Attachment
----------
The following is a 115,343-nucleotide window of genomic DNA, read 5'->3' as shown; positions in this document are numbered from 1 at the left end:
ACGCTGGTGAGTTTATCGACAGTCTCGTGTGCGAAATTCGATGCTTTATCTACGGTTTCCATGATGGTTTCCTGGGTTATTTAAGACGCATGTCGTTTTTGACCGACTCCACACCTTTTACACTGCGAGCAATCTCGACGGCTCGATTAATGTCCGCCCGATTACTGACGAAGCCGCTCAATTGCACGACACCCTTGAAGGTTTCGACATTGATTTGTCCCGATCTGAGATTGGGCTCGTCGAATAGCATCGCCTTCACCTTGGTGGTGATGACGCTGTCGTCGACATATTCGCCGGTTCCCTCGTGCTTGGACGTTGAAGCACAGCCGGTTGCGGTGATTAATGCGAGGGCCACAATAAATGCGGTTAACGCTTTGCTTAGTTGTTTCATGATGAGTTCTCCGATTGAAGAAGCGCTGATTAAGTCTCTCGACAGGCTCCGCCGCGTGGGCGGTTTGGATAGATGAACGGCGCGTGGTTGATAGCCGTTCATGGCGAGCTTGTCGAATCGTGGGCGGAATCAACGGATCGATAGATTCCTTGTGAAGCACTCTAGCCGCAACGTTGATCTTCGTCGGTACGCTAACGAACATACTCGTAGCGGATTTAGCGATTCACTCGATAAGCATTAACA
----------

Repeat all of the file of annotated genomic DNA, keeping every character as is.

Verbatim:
The following is a 115,343-nucleotide window of genomic DNA, read 5'->3' as shown; positions in this document are numbered from 1 at the left end:
ACGCTGGTGAGTTTATCGACAGTCTCGTGTGCGAAATTCGATGCTTTATCTACGGTTTCCATGATGGTTTCCTGGGTTATTTAAGACGCATGTCGTTTTTGACCGACTCCACACCTTTTACACTGCGAGCAATCTCGACGGCTCGATTAATGTCCGCCCGATTACTGACGAAGCCGCTCAATTGCACGACACCCTTGAAGGTTTCGACATTGATTTGTCCCGATCTGAGATTGGGCTCGTCGAATAGCATCGCCTTCACCTTGGTGGTGATGACGCTGTCGTCGACATATTCGCCGGTTCCCTCGTGCTTGGACGTTGAAGCACAGCCGGTTGCGGTGATTAATGCGAGGGCCACAATAAATGCGGTTAACGCTTTGCTTAGTTGTTTCATGATGAGTTCTCCGATTGAAGAAGCGCTGATTAAGTCTCTCGACAGGCTCCGCCGCGTGGGCGGTTTGGATAGATGAACGGCGCGTGGTTGATAGCCGTTCATGGCGAGCTTGTCGAATCGTGGGCGGAATCAACGGATCGATAGATTCCTTGTGAAGCACTCTAGCCGCAACGTTGATCTTCGTCGGTACGCTAACGAACATACTCGTAGCGGATTTAGCGATTCACTCGATAAGCATTAACA